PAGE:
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Tetracyclines

Antimicrobial Agents
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When introduced, the tetracyclines were the first broad-spectrum antibiotics. They are able to block the transfer of RNA and prevent protein synthesis.
The tetracyclines are bacteriostatic for many Gram-negative and Gram-positive organisms. They inhibit the growth of mycobacteria, rickettsiae, mycoplasmas, psittacosis-trachoma group, and some protozoa.

The Tetracyclines vary only slightly with regard to their rates of absorption, distribution and excretion, with Doxycycline having the highest percentage of absorption. Because the tetracyclines are absorbed mostly in the small intestine, their absorption can be impaired by food, and dairy products. Tetracyclines all chelate with the metals, and therefore should not be given at the same time as aluminum, magnesium, or calcium containing antacids, or ferrous sulfate (example: multivitamins).

A notable exception to the above is that of Doxycycline which can be given with food or dairy since it is only about 20% hindered by their intake, and not deemed to be clinically significant.  6

Tetracyclines will bond to calcium in newly forming bones so should not be administered during pregnancy or in the very young. Those with impaired renal function will require dose reductions; although some of the tetracyclines will vary in intensity and rate of secretions. However, here again, Doxycycline also differs in that its elimination is through non renal mechanisms and requires no dosage adjustment in renal impairment making it the drug of choice of the tetracyclines to be given.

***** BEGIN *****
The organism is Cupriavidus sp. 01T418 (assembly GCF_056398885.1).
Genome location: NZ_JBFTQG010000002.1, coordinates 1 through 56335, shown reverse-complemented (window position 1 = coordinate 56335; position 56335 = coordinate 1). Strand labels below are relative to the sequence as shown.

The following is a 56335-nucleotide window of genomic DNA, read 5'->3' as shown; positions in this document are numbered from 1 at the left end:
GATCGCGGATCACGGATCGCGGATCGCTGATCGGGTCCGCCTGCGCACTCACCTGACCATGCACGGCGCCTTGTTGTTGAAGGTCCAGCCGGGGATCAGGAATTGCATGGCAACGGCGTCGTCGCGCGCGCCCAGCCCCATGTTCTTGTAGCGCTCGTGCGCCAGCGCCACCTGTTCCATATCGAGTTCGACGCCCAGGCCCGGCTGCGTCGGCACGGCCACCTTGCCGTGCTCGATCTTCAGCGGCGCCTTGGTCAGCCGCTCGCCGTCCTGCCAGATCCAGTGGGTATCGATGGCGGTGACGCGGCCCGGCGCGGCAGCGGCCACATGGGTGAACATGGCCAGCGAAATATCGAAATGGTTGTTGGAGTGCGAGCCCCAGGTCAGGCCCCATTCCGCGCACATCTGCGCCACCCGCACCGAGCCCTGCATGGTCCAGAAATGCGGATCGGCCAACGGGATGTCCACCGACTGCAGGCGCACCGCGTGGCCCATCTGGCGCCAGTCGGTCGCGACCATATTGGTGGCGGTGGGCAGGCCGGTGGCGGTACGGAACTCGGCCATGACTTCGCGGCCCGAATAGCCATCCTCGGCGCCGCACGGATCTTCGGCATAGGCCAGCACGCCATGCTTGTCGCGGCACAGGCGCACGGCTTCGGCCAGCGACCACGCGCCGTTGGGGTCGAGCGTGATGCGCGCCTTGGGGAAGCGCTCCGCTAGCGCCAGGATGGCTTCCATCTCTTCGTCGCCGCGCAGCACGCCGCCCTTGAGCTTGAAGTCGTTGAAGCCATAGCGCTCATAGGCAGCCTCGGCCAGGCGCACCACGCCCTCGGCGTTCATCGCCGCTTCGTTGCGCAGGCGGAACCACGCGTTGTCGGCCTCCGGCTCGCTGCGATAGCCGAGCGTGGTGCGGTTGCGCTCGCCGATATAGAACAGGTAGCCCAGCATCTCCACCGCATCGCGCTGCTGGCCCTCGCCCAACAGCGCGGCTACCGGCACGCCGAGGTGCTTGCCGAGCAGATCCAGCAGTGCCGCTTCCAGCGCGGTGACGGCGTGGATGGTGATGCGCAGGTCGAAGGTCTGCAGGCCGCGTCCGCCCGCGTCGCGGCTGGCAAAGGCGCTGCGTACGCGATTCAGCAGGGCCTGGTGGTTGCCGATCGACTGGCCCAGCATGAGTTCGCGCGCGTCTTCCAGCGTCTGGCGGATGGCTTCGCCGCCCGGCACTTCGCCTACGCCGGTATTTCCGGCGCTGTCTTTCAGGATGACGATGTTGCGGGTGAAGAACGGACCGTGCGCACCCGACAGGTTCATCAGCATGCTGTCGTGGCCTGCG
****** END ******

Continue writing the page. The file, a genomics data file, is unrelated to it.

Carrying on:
Because Tetracyclines are so broad-spectrum they are very effective in the treatment of mixed infections.
This group of drugs is relatively nontoxic, however, they can modify the normal flora of the GI tract which can cause gastrointestinal disturbances. They may, also, if given in large doses produce liver damage.

Tetracyclines vary in their excretion from the body through feces or urine.

While it is important to note that use of decomposed tetracyclines (which includes oxytetracycline) may cause potentially fatal nephrotoxicity (Fanconi’s or Fanconi’s-like syndrome) due to formation of anhydro-4-epitetracycline, a product of degradation; the absence of a hydroxyl group in C-6 prevents formation of the nephrotoxic compound in doxycycline. However it remains strongly recommended to discard any outdated (expired) or decomposed medications properly.

Posted on June 23, 2003, 14:38, Last updated on March 13, 2016, 19:09 | Antimicrobial Agents



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